Writer: Joseph Oliveira
Artist: Anabela Turlione
Letterer: Justin Birch
Release Date: On sale NOW!
Stop me if you’ve heard this one. A group of unrelated individuals are invited to a spooky island for mysterious reasons by an eccentric, reclusive individual. Broadly speaking, that’s the general premise of Ghost Island, a brand new self-published release from writer Joseph Oliveira, artist Anabela Turlione and letterer Justin Birch. Thankfully however, there’s a lot more meat on these storyline bones than just that, with the story focusing on one individual in particular – Josh Evans, a deeply troubled man who possesses a remarkable psychic gift that allows him to communicate with the dead.
The opening sequence which introduces us to Josh and his abilities is absolutely top-notch, with Oliveira gradually ramping up the tension as the reality of Josh’s latest job – a grieving mother wanting to communicate with her recently-deceased son – gradually unfolds. As an attention grabber and a showcase of what this creative team is capable of, this sequence does its job impressively, while also helping us understand a little more about Josh’s gifts; gifts that he himself considers, perhaps rightly, to be more of a curse.
The middle portion sees Josh receiving an invitation to utilise his skills on the island of the aforementioned eccentric recluse, and introduces us to the other individuals who received similar invitations. They fall into a variety of well-worn tropes, but Oliveira does his best to flesh them out as much as possible in the time allowed, making them feel like slightly more than one-dimensional character templates, if only just. The reveal of the actual reason behind the group being invited to the island is, admittedly, a little hokey, but has the potential to deliver some interesting results if Oliveira handles things correctly.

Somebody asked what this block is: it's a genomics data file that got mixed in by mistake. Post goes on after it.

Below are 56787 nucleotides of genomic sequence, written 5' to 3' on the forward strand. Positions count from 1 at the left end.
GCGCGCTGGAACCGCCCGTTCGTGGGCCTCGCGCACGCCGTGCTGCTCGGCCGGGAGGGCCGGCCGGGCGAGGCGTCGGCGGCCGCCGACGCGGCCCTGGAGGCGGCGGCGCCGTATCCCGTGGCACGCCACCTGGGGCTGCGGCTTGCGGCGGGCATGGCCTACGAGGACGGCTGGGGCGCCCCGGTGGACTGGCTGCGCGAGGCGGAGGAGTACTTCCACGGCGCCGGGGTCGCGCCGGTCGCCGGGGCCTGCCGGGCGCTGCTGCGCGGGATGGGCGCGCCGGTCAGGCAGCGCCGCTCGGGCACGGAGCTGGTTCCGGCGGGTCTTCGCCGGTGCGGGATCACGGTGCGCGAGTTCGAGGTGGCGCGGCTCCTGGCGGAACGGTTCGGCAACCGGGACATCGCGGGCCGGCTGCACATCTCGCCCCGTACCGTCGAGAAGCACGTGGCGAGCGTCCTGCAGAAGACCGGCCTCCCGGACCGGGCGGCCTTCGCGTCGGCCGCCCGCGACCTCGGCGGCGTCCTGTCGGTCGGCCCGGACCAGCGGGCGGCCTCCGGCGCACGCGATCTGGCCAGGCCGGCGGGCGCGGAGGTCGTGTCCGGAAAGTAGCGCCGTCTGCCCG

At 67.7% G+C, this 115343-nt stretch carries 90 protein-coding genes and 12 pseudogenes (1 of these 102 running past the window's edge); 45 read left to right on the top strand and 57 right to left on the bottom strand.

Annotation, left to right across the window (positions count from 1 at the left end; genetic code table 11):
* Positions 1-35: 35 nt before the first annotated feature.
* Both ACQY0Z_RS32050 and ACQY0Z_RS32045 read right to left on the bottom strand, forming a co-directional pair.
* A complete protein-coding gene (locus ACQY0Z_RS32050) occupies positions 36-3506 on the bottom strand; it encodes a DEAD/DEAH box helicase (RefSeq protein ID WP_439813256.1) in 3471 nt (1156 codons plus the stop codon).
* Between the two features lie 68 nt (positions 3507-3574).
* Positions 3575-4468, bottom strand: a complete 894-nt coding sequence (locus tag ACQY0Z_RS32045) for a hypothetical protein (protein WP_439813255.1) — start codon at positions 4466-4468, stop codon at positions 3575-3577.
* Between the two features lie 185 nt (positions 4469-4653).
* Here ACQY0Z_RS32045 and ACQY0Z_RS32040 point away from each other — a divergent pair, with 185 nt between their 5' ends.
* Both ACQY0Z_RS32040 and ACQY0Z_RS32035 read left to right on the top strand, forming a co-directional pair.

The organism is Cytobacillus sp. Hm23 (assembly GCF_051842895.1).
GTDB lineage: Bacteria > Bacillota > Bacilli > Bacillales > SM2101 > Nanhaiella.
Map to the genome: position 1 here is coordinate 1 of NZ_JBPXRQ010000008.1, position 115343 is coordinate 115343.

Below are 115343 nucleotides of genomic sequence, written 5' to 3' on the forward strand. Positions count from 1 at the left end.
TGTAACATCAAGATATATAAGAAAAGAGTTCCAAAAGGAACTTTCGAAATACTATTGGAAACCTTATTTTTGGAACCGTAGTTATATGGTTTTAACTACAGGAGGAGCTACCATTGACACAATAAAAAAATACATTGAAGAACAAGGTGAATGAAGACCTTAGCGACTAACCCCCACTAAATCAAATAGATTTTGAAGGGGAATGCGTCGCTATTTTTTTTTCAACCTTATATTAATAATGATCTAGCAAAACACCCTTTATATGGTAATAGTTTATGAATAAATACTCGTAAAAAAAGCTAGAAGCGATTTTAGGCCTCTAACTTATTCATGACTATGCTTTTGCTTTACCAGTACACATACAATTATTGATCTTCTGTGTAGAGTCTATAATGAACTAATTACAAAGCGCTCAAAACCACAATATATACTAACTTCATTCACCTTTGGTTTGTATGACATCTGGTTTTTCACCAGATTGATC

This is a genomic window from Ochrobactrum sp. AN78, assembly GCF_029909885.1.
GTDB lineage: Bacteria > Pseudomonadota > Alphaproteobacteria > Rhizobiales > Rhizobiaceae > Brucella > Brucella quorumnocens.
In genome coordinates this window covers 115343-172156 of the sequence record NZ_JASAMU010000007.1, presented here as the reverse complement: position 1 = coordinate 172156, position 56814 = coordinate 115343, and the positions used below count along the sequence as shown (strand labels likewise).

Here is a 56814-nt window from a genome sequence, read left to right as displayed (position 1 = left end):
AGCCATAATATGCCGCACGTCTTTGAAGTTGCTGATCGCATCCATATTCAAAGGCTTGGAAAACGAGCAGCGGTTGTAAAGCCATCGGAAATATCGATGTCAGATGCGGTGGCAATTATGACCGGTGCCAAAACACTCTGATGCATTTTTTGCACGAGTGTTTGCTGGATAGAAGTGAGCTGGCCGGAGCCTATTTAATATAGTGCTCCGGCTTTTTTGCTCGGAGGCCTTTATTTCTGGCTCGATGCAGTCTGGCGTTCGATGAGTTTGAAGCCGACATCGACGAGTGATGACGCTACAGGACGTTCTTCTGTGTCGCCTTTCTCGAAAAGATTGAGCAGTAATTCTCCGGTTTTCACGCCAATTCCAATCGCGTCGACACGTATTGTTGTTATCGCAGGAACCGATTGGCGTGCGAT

Thankfully, the series is most definitely in safe hands from a visual point of view, with artist Anabela Turlione’s shadow-heavy black and white style really helping to underscore the lurking menace of Oliveira’s script. There’s a slightly exaggerated aspect to her characters’ facial expressions that emphasises the emotions on display, and the way her images combine with the work of letterer Justin Birch in the sequences featuring the titular ghosts makes for some truly striking visual beats.
Coming across as a heady blend of Ghostbusters and Jurassic Park, Ghost Island has a ton of potential that will, hopefully, be capitalised on as the series unfolds. Visually striking and with a genuinely intriguing lead protagonist, this could end up being something truly special, providing writer Joseph Oliveira manages to carefully avoid the cliche minefield that these sorts of stories can frequently fall foul of. Definitely one to keep an eye on, that’s for sure.
You can grab yourself a copy of Ghost Island #1, along with art cards and glossy posters, by CLICKING HERE.
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